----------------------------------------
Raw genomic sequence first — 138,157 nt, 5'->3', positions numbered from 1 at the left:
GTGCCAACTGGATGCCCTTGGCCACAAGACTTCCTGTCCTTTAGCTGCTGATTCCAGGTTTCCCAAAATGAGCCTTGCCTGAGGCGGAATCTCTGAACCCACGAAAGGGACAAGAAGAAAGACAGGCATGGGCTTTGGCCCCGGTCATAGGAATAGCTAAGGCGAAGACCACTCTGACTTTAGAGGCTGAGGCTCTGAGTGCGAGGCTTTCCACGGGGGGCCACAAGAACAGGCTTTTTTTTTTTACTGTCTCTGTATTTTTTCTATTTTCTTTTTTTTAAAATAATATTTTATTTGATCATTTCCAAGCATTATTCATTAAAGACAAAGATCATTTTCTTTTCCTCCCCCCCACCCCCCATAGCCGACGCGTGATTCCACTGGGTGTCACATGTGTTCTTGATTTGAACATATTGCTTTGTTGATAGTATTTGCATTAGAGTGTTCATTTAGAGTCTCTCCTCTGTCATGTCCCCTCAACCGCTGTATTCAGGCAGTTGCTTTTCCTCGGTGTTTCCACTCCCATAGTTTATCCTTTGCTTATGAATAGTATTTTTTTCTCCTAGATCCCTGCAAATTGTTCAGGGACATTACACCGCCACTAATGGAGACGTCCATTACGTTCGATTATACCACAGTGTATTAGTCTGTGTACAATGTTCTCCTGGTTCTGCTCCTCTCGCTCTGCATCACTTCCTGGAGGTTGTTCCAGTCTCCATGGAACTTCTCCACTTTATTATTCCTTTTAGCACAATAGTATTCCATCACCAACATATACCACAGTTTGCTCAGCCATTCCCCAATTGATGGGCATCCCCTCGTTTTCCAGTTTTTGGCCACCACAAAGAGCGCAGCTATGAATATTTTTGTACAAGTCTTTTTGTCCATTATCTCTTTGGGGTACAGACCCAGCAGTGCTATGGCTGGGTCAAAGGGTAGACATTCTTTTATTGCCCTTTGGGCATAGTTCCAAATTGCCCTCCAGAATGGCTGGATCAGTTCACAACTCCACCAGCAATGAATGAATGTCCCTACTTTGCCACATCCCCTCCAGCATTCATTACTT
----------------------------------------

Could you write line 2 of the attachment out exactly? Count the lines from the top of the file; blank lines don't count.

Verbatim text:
GTGCCAACTGGATGCCCTTGGCCACAAGACTTCCTGTCCTTTAGCTGCTGATTCCAGGTTTCCCAAAATGAGCCTTGCCTGAGGCGGAATCTCTGAACCCACGAAAGGGACAAGAAGAAAGACAGGCATGGGCTTTGGCCCCGGTCATAGGAATAGCTAAGGCGAAGACCACTCTGACTTTAGAGGCTGAGGCTCTGAGTGCGAGGCTTTCCACGGGGGGCCACAAGAACAGGCTTTTTTTTTTTACTGTCTCTGTATTTTTTCTATTTTCTTTTTTTTAAAATAATATTTTATTTGATCATTTCCAAGCATTATTCATTAAAGACAAAGATCATTTTCTTTTCCTCCCCCCCACCCCCCATAGCCGACGCGTGATTCCACTGGGTGTCACATGTGTTCTTGATTTGAACATATTGCTTTGTTGATAGTATTTGCATTAGAGTGTTCATTTAGAGTCTCTCCTCTGTCATGTCCCCTCAACCGCTGTATTCAGGCAGTTGCTTTTCCTCGGTGTTTCCACTCCCATAGTTTATCCTTTGCTTATGAATAGTATTTTTTTCTCCTAGATCCCTGCAAATTGTTCAGGGACATTACACCGCCACTAATGGAGACGTCCATTACGTTCGATTATACCACAGTGTATTAGTCTGTGTACAATGTTCTCCTGGTTCTGCTCCTCTCGCTCTGCATCACTTCCTGGAGGTTGTTCCAGTCTCCATGGAACTTCTCCACTTTATTATTCCTTTTAGCACAATAGTATTCCATCACCAACATATACCACAGTTTGCTCAGCCATTCCCCAATTGATGGGCATCCCCTCGTTTTCCAGTTTTTGGCCACCACAAAGAGCGCAGCTATGAATATTTTTGTACAAGTCTTTTTGTCCATTATCTCTTTGGGGTACAGACCCAGCAGTGCTATGGCTGGGTCAAAGGGTAGACATTCTTTTATTGCCCTTTGGGCATAGTTCCAAATTGCCCTCCAGAATGGCTGGATCAGTTCACAACTCCACCAGCAATGAATGAATGTCCCTACTTTGCCACATCCCCTCCAGCATTCATTACTT